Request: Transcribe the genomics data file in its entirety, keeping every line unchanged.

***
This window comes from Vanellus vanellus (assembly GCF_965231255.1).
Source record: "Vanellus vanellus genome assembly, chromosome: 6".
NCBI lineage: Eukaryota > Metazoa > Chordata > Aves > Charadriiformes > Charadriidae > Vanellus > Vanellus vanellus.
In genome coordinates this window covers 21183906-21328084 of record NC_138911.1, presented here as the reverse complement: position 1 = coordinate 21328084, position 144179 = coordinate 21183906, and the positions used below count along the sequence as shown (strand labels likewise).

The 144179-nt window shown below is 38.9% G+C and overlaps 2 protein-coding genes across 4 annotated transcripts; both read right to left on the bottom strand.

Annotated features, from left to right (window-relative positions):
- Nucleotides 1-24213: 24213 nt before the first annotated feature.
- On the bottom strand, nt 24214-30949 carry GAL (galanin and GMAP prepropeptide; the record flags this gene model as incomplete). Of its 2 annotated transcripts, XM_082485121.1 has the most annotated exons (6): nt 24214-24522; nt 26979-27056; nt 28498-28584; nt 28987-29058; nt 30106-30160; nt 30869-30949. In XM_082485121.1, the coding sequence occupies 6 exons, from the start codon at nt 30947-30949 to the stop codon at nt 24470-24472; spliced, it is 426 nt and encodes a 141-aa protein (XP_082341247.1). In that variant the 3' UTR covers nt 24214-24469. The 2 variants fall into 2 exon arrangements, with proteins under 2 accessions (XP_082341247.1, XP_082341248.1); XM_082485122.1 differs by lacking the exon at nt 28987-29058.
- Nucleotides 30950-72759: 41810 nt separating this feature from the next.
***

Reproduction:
This window comes from Vanellus vanellus (assembly GCF_965231255.1).
Source record: "Vanellus vanellus genome assembly, chromosome: 6".
NCBI lineage: Eukaryota > Metazoa > Chordata > Aves > Charadriiformes > Charadriidae > Vanellus > Vanellus vanellus.
In genome coordinates this window covers 21183906-21328084 of record NC_138911.1, presented here as the reverse complement: position 1 = coordinate 21328084, position 144179 = coordinate 21183906, and the positions used below count along the sequence as shown (strand labels likewise).

The 144179-nt window shown below is 38.9% G+C and overlaps 2 protein-coding genes across 4 annotated transcripts; both read right to left on the bottom strand.

Annotated features, from left to right (window-relative positions):
- Nucleotides 1-24213: 24213 nt before the first annotated feature.
- On the bottom strand, nt 24214-30949 carry GAL (galanin and GMAP prepropeptide; the record flags this gene model as incomplete). Of its 2 annotated transcripts, XM_082485121.1 has the most annotated exons (6): nt 24214-24522; nt 26979-27056; nt 28498-28584; nt 28987-29058; nt 30106-30160; nt 30869-30949. In XM_082485121.1, the coding sequence occupies 6 exons, from the start codon at nt 30947-30949 to the stop codon at nt 24470-24472; spliced, it is 426 nt and encodes a 141-aa protein (XP_082341247.1). In that variant the 3' UTR covers nt 24214-24469. The 2 variants fall into 2 exon arrangements, with proteins under 2 accessions (XP_082341247.1, XP_082341248.1); XM_082485122.1 differs by lacking the exon at nt 28987-29058.
- Nucleotides 30950-72759: 41810 nt separating this feature from the next.